Kern Public Health confirms 687 new cases of COVID-19

March 2, 2022 /

The Kern County Public Health Department confirmed 687 new cases of COVID-19 in Kern County, bringing the total to date to 237,530.

Health officials also announced 5 new COVID-19 related deaths, bringing the total to 2,122 COVID-19 deaths since the start of the pandemic.

As of Monday, 1,234,094 doses of the COVID-19 vaccine have been administered to Kern County residents.  Also, 55.3% of Kern’s eligible population and 51.3% of Kern’s total population have been fully vaccinated against COVID-19.

As of Monday, Kern County had 99 COVID-19 related hospitalizations and 21 are in the ICU.

“Our community has been greatly impacted by this disease, and together we have overcome many challenges,” says Brynn Carrigan, Director of Kern County Public Health. “Public Health remains steadfast in our efforts to educate our residents on the latest tools and resources available to protect against COVID-19 and we stand ready to respond to any future variants.”

On Friday, CDC updated its framework to monitor the level of COVID-19 in communities. CDC stated that with widespread population immunity, the overall risk of severe disease is now generally lower. This new framework moves beyond simply looking at cases and test positivity and now evaluates factors that reflect the severity of disease, including hospitalizations and hospital capacity.  This multi-tiered approach determines whether the level of COVID-19 and severe disease in the community are low, medium, or high. CDC has classified Kern County as high level.  In the high level, CDC recommends the following:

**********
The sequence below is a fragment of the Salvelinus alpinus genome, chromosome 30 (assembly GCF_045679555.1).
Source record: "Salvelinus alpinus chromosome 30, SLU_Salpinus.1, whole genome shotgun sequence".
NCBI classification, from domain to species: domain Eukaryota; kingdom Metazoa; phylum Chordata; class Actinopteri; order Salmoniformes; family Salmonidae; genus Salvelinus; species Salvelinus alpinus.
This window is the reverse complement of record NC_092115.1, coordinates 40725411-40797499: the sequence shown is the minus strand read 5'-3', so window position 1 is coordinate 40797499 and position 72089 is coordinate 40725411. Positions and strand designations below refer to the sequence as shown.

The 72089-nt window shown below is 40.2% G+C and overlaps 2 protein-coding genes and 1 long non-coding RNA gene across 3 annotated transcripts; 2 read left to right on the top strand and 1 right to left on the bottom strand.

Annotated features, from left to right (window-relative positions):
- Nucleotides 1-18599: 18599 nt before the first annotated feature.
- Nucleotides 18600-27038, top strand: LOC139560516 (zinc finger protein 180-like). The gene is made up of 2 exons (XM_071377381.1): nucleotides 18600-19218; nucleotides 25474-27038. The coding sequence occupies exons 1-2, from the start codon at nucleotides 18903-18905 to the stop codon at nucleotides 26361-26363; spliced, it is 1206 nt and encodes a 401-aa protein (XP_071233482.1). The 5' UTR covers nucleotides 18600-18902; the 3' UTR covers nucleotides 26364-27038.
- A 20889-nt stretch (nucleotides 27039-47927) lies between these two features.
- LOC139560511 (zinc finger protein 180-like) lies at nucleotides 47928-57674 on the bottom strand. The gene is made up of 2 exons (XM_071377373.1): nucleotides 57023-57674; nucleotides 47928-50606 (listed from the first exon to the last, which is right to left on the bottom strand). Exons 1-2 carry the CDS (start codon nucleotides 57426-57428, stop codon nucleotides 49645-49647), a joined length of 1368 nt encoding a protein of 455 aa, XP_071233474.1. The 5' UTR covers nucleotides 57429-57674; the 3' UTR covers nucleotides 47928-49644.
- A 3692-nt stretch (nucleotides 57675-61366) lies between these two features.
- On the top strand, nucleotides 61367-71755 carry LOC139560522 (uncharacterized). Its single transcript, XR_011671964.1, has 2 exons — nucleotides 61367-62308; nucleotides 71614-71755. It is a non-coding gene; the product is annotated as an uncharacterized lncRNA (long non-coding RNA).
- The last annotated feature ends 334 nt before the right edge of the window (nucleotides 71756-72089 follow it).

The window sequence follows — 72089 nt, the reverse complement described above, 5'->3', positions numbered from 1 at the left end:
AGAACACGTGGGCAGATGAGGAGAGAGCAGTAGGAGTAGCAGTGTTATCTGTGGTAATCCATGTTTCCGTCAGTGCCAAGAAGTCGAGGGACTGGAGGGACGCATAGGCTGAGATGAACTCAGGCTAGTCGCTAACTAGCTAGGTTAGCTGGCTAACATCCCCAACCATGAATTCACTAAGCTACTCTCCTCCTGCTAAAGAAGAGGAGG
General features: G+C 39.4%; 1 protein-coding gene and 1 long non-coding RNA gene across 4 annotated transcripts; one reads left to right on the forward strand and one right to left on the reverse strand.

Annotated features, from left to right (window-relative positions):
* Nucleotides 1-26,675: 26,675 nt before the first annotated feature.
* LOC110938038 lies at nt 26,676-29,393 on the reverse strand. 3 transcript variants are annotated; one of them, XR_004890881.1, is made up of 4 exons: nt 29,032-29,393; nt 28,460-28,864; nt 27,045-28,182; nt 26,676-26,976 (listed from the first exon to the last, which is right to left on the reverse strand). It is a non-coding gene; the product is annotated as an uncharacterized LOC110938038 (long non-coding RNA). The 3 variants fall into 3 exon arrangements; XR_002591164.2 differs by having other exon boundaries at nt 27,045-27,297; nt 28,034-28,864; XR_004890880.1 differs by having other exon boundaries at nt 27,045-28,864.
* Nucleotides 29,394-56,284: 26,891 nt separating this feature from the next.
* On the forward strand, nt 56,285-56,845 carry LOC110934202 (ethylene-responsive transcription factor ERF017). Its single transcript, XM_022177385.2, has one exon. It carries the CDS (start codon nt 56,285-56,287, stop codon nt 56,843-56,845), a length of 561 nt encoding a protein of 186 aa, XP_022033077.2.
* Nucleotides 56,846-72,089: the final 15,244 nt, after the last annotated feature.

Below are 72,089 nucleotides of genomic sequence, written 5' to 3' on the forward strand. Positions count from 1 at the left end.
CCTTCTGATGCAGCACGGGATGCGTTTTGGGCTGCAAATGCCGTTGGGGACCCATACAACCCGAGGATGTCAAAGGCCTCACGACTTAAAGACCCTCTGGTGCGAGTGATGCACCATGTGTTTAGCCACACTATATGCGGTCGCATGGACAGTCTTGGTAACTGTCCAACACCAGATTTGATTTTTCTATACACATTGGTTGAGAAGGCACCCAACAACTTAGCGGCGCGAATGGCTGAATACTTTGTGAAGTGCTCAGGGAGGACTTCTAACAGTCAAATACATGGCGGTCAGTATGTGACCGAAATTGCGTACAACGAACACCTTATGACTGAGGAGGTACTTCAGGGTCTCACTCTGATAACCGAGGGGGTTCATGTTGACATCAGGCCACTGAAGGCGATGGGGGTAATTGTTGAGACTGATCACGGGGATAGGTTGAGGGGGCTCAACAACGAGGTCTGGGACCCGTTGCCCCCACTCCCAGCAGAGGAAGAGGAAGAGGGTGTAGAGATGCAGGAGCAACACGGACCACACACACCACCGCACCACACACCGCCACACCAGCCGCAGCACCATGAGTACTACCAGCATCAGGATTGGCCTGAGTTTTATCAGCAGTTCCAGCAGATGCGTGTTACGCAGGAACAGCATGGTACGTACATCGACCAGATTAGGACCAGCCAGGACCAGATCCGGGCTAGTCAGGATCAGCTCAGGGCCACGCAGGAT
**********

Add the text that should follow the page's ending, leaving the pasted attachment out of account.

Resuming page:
1. Masking indoors in public settings; 
  2. Getting vaccinated and boosted when eligible; 
  3. Getting tested when symptomatic; and 
  4. Talking to your healthcare provider about other precautions if at high risk for severe illness. 

Yesterday, the State announced changes to the masking mandate for both the general public and in school and childcare settings. Effective Tuesday, March 1, public indoor masking for unvaccinated individuals is no longer required, but is strongly recommended. After March 11, masks will no longer be required, but will be strongly recommended in schools and childcare settings.  Masking remains required in healthcare settings, correctional facilities, long-term care facilities, emergency shelters, homeless shelters, and public transportation. 

Kern County Public Health continues to coordinate mobile COVID-19 testing and vaccination sites throughout the county and a map with this information can be found on the website: